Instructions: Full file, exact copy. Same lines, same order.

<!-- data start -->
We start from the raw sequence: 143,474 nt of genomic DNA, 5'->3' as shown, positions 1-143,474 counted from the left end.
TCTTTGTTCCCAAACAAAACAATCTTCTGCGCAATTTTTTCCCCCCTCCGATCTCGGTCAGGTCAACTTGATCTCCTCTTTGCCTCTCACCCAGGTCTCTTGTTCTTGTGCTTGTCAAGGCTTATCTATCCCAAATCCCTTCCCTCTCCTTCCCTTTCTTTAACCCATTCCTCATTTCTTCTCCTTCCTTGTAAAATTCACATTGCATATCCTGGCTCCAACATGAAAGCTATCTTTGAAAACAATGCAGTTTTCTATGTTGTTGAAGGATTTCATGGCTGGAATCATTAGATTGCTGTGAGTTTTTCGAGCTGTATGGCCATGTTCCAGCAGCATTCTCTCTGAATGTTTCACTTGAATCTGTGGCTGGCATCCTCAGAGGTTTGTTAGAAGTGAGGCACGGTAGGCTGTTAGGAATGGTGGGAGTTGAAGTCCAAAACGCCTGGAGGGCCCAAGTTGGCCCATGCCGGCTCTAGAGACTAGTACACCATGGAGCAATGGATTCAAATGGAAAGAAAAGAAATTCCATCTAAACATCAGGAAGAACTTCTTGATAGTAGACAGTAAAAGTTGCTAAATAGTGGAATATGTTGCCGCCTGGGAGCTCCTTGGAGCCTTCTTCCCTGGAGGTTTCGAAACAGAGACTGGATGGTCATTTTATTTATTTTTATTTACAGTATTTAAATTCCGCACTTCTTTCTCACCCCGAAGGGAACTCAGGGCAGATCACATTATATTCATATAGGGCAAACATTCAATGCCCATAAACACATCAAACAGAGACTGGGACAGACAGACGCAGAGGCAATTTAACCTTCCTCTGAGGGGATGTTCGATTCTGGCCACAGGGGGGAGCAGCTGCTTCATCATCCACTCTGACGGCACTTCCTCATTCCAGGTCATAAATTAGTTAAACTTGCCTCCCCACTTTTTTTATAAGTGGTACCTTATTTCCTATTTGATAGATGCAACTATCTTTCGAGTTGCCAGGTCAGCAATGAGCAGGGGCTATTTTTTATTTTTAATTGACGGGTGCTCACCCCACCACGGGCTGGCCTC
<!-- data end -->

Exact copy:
We start from the raw sequence: 143,474 nt of genomic DNA, 5'->3' as shown, positions 1-143,474 counted from the left end.
TCTTTGTTCCCAAACAAAACAATCTTCTGCGCAATTTTTTCCCCCCTCCGATCTCGGTCAGGTCAACTTGATCTCCTCTTTGCCTCTCACCCAGGTCTCTTGTTCTTGTGCTTGTCAAGGCTTATCTATCCCAAATCCCTTCCCTCTCCTTCCCTTTCTTTAACCCATTCCTCATTTCTTCTCCTTCCTTGTAAAATTCACATTGCATATCCTGGCTCCAACATGAAAGCTATCTTTGAAAACAATGCAGTTTTCTATGTTGTTGAAGGATTTCATGGCTGGAATCATTAGATTGCTGTGAGTTTTTCGAGCTGTATGGCCATGTTCCAGCAGCATTCTCTCTGAATGTTTCACTTGAATCTGTGGCTGGCATCCTCAGAGGTTTGTTAGAAGTGAGGCACGGTAGGCTGTTAGGAATGGTGGGAGTTGAAGTCCAAAACGCCTGGAGGGCCCAAGTTGGCCCATGCCGGCTCTAGAGACTAGTACACCATGGAGCAATGGATTCAAATGGAAAGAAAAGAAATTCCATCTAAACATCAGGAAGAACTTCTTGATAGTAGACAGTAAAAGTTGCTAAATAGTGGAATATGTTGCCGCCTGGGAGCTCCTTGGAGCCTTCTTCCCTGGAGGTTTCGAAACAGAGACTGGATGGTCATTTTATTTATTTTTATTTACAGTATTTAAATTCCGCACTTCTTTCTCACCCCGAAGGGAACTCAGGGCAGATCACATTATATTCATATAGGGCAAACATTCAATGCCCATAAACACATCAAACAGAGACTGGGACAGACAGACGCAGAGGCAATTTAACCTTCCTCTGAGGGGATGTTCGATTCTGGCCACAGGGGGGAGCAGCTGCTTCATCATCCACTCTGACGGCACTTCCTCATTCCAGGTCATAAATTAGTTAAACTTGCCTCCCCACTTTTTTTATAAGTGGTACCTTATTTCCTATTTGATAGATGCAACTATCTTTCGAGTTGCCAGGTCAGCAATGAGCAGGGGCTATTTTTTATTTTTAATTGACGGGTGCTCACCCCACCACGGGCTGGCCTC